As anyone who watches The Apprentice will tell you, one of the first questions that the teams are asked after each grueling challenge is, ‘How good was your project manager?’ If the team members are not full of praise at this point, the project managers should be feeling worried! The Apprentice’s candidates are sometimes reluctant to accept project leadership responsibilities, not least because a project manager who performs poorly is likely to be shown the door by Lord Sugar and his advisors. Nobody wants to exit the boardroom with ‘you’re fired!’ ringing in their ears.
The overall responsibility for the day-to-day running of a project sits squarely on the project manager’s shoulders. If the project fails to achieve its objectives, the project manager is the most obvious target for blame. Even away from the bright lights and high drama of television programmes, managing a project is challenging. Members of the project team look to the project manager for leadership and guidance; he or she must plan and delegate work, monitor progress, respond to risks and problems, and regularly analyse and review factors affecting the project.
As a project manager, your ability to co-ordinate and control your project will be enhanced if you can demonstrate excellent leadership and interpersonal skills. The relationship between the management of projects and the management of people sheds light on some of the key skills used by effective project managers, as outlined below.
1. Communicating clearly
Being an effective communicator is paramount for any project manager. In many respects, you are the project’s figurehead. You must be able to talk persuasively about your project as a viable business endeavour, liaise with a wide variety of stakeholders, write concise progress reports, etc. Most importantly, you must ensure that you communicate with project staff and stakeholders using the most appropriate method and level of detail in each case. As the leader of the project, you need to encourage everyone involved with it to share both your commitment to it and confidence about its chances of success.
2. Exercising foresight
All projects are unique, subject to risks, and different to ‘business-as-usual’ activities. As a result, project management can be very unpredictable. While not even the best project manager is equipped with a crystal ball to see the future, making sure that you have the information required to make sensible predictions about the outcome of events is important. Things will go wrong on your project; but spotting problems as soon as possible, and having a clear understanding of how they may affect the project’s progress, can be invaluable in your work as a project manager.
3. Delegating tasks
While good project managers will never shirk their responsibilities, they must be comfortable delegating work to others when necessary. Project managers perform a varied range of activities, but they can’t do everything by themselves! The ability to organise project work, and then assign various aspects of it to the appropriate parties, is crucial. Effective delegation helps to ensure that each task is performed by the most suitable person at the most suitable time. If you find it hard to tell others what they need to do in a way that inspires co-operation, project management is not for you.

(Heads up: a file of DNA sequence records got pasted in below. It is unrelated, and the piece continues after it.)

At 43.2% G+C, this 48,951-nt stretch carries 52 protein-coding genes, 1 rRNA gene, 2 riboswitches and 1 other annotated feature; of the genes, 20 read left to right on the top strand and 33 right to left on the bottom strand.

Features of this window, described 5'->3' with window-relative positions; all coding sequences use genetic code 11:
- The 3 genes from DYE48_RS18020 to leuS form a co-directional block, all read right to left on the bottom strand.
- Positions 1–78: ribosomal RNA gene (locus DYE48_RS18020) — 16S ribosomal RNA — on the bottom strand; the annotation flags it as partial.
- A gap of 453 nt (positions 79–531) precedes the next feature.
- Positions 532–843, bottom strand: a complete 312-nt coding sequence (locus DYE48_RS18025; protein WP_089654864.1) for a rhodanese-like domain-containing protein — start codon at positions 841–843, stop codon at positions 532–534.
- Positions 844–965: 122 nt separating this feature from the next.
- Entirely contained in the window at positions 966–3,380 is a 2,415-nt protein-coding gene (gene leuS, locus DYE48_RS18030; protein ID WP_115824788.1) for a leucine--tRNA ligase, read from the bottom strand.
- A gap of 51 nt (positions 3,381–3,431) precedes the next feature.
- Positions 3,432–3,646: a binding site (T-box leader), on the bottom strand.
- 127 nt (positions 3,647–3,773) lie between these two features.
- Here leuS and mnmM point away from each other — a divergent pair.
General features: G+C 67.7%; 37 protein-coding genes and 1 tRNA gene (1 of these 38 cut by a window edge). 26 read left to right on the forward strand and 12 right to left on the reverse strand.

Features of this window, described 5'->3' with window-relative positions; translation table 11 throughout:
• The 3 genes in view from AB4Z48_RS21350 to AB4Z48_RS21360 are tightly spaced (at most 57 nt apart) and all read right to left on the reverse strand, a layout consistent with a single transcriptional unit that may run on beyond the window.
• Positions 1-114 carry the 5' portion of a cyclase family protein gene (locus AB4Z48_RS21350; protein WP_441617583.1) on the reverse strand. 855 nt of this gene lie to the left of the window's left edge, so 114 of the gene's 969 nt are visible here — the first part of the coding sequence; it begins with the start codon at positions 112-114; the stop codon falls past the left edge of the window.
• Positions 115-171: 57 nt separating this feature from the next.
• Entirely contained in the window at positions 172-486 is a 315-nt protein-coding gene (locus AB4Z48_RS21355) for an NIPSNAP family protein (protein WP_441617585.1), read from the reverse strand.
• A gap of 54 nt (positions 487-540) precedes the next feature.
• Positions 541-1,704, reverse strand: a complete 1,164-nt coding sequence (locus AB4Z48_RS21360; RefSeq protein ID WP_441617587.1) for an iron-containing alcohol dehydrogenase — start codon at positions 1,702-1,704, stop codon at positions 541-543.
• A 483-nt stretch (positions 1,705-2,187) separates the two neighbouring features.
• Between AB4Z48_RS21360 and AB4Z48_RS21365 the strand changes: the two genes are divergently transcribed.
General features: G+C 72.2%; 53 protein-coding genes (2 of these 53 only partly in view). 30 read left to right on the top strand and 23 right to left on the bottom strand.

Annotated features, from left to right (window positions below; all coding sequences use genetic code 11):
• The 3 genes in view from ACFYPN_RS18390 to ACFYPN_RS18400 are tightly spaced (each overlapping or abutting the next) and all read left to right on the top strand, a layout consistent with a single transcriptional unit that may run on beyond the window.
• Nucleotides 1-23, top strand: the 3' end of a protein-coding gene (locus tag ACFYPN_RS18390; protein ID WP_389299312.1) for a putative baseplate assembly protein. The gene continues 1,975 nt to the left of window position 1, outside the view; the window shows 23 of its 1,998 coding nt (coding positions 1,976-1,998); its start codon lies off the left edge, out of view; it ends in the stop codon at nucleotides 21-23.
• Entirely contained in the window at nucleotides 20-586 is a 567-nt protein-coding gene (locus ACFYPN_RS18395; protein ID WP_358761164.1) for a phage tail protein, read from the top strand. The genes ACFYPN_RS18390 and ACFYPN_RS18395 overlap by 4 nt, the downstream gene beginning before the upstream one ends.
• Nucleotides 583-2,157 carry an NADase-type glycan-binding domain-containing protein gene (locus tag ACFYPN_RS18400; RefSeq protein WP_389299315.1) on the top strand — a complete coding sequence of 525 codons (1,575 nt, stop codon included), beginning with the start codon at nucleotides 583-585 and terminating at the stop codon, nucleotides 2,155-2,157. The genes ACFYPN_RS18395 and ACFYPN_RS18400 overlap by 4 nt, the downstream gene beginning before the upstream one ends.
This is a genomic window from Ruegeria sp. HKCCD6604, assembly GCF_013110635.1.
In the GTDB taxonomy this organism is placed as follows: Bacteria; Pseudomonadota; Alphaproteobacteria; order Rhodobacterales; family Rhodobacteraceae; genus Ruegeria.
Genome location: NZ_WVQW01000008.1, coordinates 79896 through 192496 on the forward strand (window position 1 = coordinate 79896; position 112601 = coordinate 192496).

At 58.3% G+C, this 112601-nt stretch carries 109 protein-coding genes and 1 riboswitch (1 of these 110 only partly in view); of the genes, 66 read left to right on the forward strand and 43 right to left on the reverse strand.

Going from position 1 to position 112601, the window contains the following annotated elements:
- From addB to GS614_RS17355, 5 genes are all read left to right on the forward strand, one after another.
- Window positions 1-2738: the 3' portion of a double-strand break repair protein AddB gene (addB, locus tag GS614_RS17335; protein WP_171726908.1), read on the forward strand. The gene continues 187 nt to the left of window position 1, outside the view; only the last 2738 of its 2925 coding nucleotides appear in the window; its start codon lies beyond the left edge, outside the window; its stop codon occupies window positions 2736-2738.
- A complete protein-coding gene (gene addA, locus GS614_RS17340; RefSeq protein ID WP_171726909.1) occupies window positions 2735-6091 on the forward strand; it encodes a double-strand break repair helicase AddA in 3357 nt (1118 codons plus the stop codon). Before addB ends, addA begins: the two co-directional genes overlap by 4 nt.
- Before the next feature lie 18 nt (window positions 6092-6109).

4. Organising work efficiently
Project managers are likely to nod in agreement when they hear the saying, ‘Nothing beats the satisfaction of crossing things off a list’! If you find yourself drawing up plans of action and writing lists at work, the chances are that you possess the excellent organisational skills required for project management. Your role as a project manager is to organise and co-ordinate activities in such a way as to ensure that everyone involved with the project understands what is expected of them.
Various kinds of project management software (e.g. Microsoft Project) are available to help project managers organise, schedule, and plan tasks in a clear, logical way. If you are worried that your organisational skills are not quite up-to-scratch, attending Microsoft Project training (or a similar course) could help you to improve your approach to organising project work. Remember that members of the project team will also need to understand the use and purpose of the software.
5. Thinking analytically
As a project manager, you will often be confronted by large quantities of data and complicated issues. You will therefore need to draw on strong analytical skills in order to make sense of the information and find solutions. When contingency planning is required, for example, the Project Board members have the final say in most important matters, but they normally expect the project manager to carefully analyse the situation. For example, if the project’s progress is impeded by a supplier going out of business, the project manager will need to put his or her analytical thinking to the test, and then suggest possible courses of action. Maintaining a good relationship with Project Board members at such times is vital.
Project managers should not lose sight of the importance of interpersonal skills and strong leadership when trying to deliver projects on time, on scope, and on budget. In particular, being able to convey clearly to others what is happening and why, as well as exercising control over the project’s progress, is essential if you aim to be a good project manager.
About Our Guest Contributor
Simon Buehring is an experienced project manager, consultant and trainer. He is the Managing Director for KnowledgeTrain which offers PRINCE2 online courses and project management training worldwide. Simon has extensive experience within the IT industry in the UK and Asia.